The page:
There are many genres within which to categorize movies. On the most basic level there's comedies, dramas, horror etc. Think a little harder and you'll come up with dark comedies or romantic dramas. In recent years, this assessment process has been further fine-tuned. Log on to and you can find the following classifications: critically acclaimed inspiration movies, or period pieces of gay and lesbian dramas. We're moving in an interesting direction - an era of specialization where individual tastes are fully appreciated and plot types are increasingly expansive. The current landscape of cinema assessment is better than it used to be, but not as good as it should be. These categories still tell us too little about the degree to which the film will meet our idiosyncratic preferences, moods and desires.

Take 'date movies' for example. This movie genre is designed for viewers on a date or in a relationship and has evolved from the general typology of 'romance' or 'comedy' to more precise sub-categories like "chick flick." From an assessment point of view, the term chick-flick is somewhat more useful because it conjurs associations of a plot that will center on two characters striving to become one. But it's not enough. I'm taking a stand and pioneering new territory in the world of cinematic assessment, which I will heretofore term the 'date-enhancement' genre. The recently released "The Back-Up Plan" qualifies.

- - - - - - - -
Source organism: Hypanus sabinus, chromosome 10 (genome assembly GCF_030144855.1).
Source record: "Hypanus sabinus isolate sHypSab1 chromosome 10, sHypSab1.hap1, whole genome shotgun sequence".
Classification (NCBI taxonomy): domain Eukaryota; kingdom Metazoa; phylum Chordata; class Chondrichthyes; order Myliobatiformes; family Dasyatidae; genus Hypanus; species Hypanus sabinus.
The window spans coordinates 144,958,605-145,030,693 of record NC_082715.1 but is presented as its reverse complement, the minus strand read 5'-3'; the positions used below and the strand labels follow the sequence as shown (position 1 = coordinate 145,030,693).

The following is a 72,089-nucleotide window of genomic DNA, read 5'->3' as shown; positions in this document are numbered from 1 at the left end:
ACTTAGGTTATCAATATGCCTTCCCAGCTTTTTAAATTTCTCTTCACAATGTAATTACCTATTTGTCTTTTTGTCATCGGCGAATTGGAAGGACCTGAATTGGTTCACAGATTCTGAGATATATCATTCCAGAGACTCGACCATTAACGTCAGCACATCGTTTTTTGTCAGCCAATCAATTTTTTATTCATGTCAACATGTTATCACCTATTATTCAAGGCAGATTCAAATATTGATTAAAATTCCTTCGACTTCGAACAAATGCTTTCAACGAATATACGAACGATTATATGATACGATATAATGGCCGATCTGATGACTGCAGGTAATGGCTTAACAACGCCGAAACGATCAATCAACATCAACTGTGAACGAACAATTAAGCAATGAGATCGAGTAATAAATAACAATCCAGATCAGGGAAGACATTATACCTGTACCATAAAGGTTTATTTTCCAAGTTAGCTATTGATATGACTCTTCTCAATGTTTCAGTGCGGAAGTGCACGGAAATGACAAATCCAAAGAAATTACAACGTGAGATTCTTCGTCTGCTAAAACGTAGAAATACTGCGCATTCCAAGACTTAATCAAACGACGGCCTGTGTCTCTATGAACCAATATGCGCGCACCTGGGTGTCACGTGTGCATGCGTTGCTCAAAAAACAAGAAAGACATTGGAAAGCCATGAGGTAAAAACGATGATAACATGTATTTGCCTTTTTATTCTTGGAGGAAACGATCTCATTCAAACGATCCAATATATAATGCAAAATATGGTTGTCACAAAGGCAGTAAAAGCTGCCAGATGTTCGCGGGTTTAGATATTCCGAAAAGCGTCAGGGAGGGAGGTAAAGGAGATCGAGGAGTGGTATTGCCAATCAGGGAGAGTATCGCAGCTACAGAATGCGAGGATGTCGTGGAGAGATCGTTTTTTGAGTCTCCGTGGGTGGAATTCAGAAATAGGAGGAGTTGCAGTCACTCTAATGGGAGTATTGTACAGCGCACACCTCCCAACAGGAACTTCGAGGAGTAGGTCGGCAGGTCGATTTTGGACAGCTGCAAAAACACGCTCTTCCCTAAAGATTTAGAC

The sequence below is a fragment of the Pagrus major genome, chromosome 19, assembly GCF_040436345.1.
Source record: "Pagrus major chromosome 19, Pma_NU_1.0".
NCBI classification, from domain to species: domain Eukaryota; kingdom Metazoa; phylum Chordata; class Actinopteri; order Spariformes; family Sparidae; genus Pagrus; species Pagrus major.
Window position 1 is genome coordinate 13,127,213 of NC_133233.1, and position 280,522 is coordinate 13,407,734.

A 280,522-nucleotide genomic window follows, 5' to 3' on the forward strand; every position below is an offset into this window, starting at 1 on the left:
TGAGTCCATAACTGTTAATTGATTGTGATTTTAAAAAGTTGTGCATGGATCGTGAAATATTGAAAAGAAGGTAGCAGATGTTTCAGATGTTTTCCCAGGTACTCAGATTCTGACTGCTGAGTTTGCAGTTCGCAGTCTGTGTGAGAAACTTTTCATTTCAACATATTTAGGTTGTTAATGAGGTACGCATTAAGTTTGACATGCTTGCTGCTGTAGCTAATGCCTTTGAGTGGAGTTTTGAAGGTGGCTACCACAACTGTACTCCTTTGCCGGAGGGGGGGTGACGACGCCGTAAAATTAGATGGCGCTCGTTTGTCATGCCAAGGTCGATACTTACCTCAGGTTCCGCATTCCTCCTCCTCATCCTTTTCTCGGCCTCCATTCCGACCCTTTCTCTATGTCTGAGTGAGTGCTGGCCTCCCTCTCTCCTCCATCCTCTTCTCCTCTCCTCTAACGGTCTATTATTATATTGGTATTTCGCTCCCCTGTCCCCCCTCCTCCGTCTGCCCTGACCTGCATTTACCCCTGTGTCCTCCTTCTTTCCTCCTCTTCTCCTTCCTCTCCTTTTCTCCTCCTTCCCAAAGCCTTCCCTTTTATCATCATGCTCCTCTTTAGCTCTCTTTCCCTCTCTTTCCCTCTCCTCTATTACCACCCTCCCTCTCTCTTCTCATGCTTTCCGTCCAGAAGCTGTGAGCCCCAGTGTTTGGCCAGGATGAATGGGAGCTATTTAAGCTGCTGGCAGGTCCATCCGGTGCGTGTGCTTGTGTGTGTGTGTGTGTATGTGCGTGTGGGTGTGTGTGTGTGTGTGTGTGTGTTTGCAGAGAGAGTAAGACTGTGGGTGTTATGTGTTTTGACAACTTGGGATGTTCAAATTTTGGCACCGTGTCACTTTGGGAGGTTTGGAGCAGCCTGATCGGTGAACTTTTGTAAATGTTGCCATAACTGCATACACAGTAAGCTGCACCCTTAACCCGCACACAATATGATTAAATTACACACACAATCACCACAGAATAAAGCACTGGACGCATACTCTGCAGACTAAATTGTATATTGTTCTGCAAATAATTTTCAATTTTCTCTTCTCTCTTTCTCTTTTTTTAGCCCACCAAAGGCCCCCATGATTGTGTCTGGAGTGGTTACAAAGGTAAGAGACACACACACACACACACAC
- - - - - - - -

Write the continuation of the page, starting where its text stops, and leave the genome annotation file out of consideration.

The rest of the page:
This movie presents the story of a woman who wants to get pregnant. The dating scene has proved too dissatisfying to her for too long, so now she's taking family-making plans into her own hands via insemination. The procedure goes well and she is soon pregnant. Conflict arises when, just as her status as pregnant cements, the man of her dreams enters the equation. What ensues is a consistently touching, often funny, and occasionally surprising evolution of two people becoming one.

But this is not a movie review. This is an assessment. So, how does "The Back-Up Plan" qualify as date-enhancement cinema? Glad you asked.

I don't care what happens plot wise (though movies are so formulaic these days that few surprises are likely to arise). I care only about what feelings are evoked as you and your special someone exit the movie theater and back out into the date. To enhance the dating experience, I need the movie to have achieved the following: to induce a generally pleasant and positive mood, and to foster a sense of optimism and confidence toward the opposite sex and couple-hood, generally. I even need a little subconscious couples therapy that relays an implicit message - relationships are not perfect, the other partner is trying the best they can, and the REAL goal is always balanced needs and common ground.

Thus far, I have established three necessary and sufficient criteria: